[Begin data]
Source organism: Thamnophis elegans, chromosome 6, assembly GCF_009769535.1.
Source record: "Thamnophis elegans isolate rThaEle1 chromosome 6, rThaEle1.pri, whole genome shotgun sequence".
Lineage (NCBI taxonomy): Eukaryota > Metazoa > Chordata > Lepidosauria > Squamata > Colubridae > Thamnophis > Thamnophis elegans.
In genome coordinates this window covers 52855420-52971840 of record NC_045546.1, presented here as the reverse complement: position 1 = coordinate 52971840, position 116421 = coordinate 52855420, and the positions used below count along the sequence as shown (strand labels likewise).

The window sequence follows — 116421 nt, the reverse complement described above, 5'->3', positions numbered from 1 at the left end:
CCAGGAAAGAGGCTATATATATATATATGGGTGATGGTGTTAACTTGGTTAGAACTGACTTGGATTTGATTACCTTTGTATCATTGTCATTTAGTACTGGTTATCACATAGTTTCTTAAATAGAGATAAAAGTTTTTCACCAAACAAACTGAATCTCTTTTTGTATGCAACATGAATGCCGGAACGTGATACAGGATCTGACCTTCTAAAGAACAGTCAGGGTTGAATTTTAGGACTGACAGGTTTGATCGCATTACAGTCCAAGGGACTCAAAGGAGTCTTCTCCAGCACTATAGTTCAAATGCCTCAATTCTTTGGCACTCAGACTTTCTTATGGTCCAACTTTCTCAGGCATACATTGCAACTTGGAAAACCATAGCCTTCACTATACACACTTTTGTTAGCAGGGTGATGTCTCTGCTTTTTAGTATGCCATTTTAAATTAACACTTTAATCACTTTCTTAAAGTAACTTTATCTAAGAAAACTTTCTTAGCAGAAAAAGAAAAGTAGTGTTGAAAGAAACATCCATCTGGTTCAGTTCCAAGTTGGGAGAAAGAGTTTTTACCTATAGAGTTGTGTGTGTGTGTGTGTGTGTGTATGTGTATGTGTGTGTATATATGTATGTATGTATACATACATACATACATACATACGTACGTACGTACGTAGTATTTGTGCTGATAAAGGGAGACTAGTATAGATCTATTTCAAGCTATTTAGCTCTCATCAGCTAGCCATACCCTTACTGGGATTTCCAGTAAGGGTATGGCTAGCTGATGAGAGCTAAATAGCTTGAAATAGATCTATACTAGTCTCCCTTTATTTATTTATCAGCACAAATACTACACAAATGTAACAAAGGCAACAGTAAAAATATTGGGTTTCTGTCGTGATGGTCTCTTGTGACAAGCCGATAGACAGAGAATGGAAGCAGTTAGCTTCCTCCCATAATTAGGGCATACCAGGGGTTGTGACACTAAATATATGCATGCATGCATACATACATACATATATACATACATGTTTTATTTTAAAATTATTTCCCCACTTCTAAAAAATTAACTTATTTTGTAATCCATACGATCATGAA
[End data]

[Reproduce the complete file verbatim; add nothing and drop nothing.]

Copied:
Source organism: Thamnophis elegans, chromosome 6, assembly GCF_009769535.1.
Source record: "Thamnophis elegans isolate rThaEle1 chromosome 6, rThaEle1.pri, whole genome shotgun sequence".
Lineage (NCBI taxonomy): Eukaryota > Metazoa > Chordata > Lepidosauria > Squamata > Colubridae > Thamnophis > Thamnophis elegans.
In genome coordinates this window covers 52855420-52971840 of record NC_045546.1, presented here as the reverse complement: position 1 = coordinate 52971840, position 116421 = coordinate 52855420, and the positions used below count along the sequence as shown (strand labels likewise).

The window sequence follows — 116421 nt, the reverse complement described above, 5'->3', positions numbered from 1 at the left end:
CCAGGAAAGAGGCTATATATATATATATGGGTGATGGTGTTAACTTGGTTAGAACTGACTTGGATTTGATTACCTTTGTATCATTGTCATTTAGTACTGGTTATCACATAGTTTCTTAAATAGAGATAAAAGTTTTTCACCAAACAAACTGAATCTCTTTTTGTATGCAACATGAATGCCGGAACGTGATACAGGATCTGACCTTCTAAAGAACAGTCAGGGTTGAATTTTAGGACTGACAGGTTTGATCGCATTACAGTCCAAGGGACTCAAAGGAGTCTTCTCCAGCACTATAGTTCAAATGCCTCAATTCTTTGGCACTCAGACTTTCTTATGGTCCAACTTTCTCAGGCATACATTGCAACTTGGAAAACCATAGCCTTCACTATACACACTTTTGTTAGCAGGGTGATGTCTCTGCTTTTTAGTATGCCATTTTAAATTAACACTTTAATCACTTTCTTAAAGTAACTTTATCTAAGAAAACTTTCTTAGCAGAAAAAGAAAAGTAGTGTTGAAAGAAACATCCATCTGGTTCAGTTCCAAGTTGGGAGAAAGAGTTTTTACCTATAGAGTTGTGTGTGTGTGTGTGTGTGTGTATGTGTATGTGTGTGTATATATGTATGTATGTATACATACATACATACATACATACGTACGTACGTACGTAGTATTTGTGCTGATAAAGGGAGACTAGTATAGATCTATTTCAAGCTATTTAGCTCTCATCAGCTAGCCATACCCTTACTGGGATTTCCAGTAAGGGTATGGCTAGCTGATGAGAGCTAAATAGCTTGAAATAGATCTATACTAGTCTCCCTTTATTTATTTATCAGCACAAATACTACACAAATGTAACAAAGGCAACAGTAAAAATATTGGGTTTCTGTCGTGATGGTCTCTTGTGACAAGCCGATAGACAGAGAATGGAAGCAGTTAGCTTCCTCCCATAATTAGGGCATACCAGGGGTTGTGACACTAAATATATGCATGCATGCATACATACATACATATATACATACATGTTTTATTTTAAAATTATTTCCCCACTTCTAAAAAATTAACTTATTTTGTAATCCATACGATCATGAA